I had heard a lot about Audition. Friends telling me that it was very disturbing, people telling me that it’s a cautionary tale for men. But until we received this Asian Horror box set to review, I never had the inclination to watch it.
But, the morning after finally making the effort to view it, the twisted elements that make up Takashi Miike’s Audition are still playing on my mind.
After a lengthy illness, Ryoko Aoyama dies, leaving her husband, Shigehiko and son to carry on without her. Both take the loss hard, and Shigehiko struggles to have any relationships with the opposite sex for 10 years.
Eventually, with some encouragement from his son, the widower decides that he is ready to find a new lady but is unsure about how to go about it.
His friend, Yasuhisa works in the film industry and has an interesting suggestion, that he should help him to audition for a film that may or may not ever happen. The purpose of which being to invite a thousand or so women to meet them, quiz them, then perhaps take any favourites out for dinner with a view to marrying them. He doesn’t hang around.
Okay, it’s a bit deceitful, but a long way from evil. Or am I only saying that because I’m a man?
Shigehiko eventually finds a lady (Yamazaki Asami) that seems to tick all of the boxes. And although there’s something a little strange about her, he soon falls in love and the relationship grows.
However, that ‘little’ bit of strangeness turns out to be quite a lot of strangeness, and nastiness and in a Fatal Attraction sort of way, Shigehiko soon regrets ever agreeing to the whole audition idea.
Seasoned director Miike has a talent for making his audiences feel uncomfortable.
Audition is slow and methodical, drawn-out and torturous, much like actions of Yamazaki (the auditionee) later on in the film.
For much of the experience find yourself waiting impatiently for some clue about what lies ahead – wondering what might happen to Shigehiko – as, for instance, you watch 5 minutes of him and his son having a mundane conversation, followed by him washing the dishes.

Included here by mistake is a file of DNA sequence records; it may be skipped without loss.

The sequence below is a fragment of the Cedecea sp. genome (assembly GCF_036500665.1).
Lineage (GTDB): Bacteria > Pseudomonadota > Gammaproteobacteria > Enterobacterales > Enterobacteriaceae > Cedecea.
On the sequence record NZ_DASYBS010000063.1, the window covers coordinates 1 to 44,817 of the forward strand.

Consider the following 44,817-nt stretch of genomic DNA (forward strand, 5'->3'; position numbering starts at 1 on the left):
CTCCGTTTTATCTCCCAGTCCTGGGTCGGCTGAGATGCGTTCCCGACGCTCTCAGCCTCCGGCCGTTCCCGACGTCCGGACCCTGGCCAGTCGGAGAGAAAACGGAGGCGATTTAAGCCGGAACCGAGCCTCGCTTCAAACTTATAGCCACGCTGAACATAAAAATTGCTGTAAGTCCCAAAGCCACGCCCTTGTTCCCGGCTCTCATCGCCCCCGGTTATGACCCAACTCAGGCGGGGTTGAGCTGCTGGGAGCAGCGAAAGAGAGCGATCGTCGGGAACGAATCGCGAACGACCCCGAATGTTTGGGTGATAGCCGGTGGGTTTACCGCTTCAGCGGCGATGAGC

And it’s a clever device. This crawl contrasts well with the confusing rapid cuts, flashbacks and dreamlike (or nightmarish) visions that occur later in the film. Day-to-day life, drudgery and boredom replaced by surreal events, passion and anxiety.
The formality of Japanese life and its patriarchal bias is possibly even over emphasised. It’s made clear that Shigehiko and men in general are responsible for their own chauvinistic actions and any effects that may stem from them. He wanted to take ownership of a new woman, and wanted to scrutinise and select from them as a farmer would with livestock. But as we discover, looking for a partner in such a way can have its consequences.
The film is beautifully haunting. From the stark, brightly-lit audition room, to the glowing, hellish ballet school. And Eihi Shiina’s (Yamazaki) gangly, unassuming frame is immediately fascinating and intimidating.
The levels of realism (as is often the case with Asian horror) are exceptional. At no point do you feel as though the people before you are acting. And with the first half of the film being more of a documentary than a feature film, it’s easy to forget what you are watching altogether – putting you in a position of uncertainty and discomfort throughout.
Audition is nasty, and is sure to have a lasting effect on you, but not for the reasons that I was expecting.
It’s not about gore, and it’s not about jumps and scares. What is guaranteed to freak you out is the motives, the what ifs and the hideous reality of it all.
Although I’ll probably be criticised for making the comparison with Fatal Attraction, I can’t help but think that they are essentially the same tale. But with Audition having the complexity that the Hollywood film lacked, while at the same time being simple enough to not lose the viewer.
If you want a creepy, unnerving night in, this is hard to beat. And if you’re a man, this is a surefire way to make you feel quite satisfied with the woman that you’re with and probably put you off ever feeling the need to ‘play the field’ again.
Additional film information: Ôdishon (1999)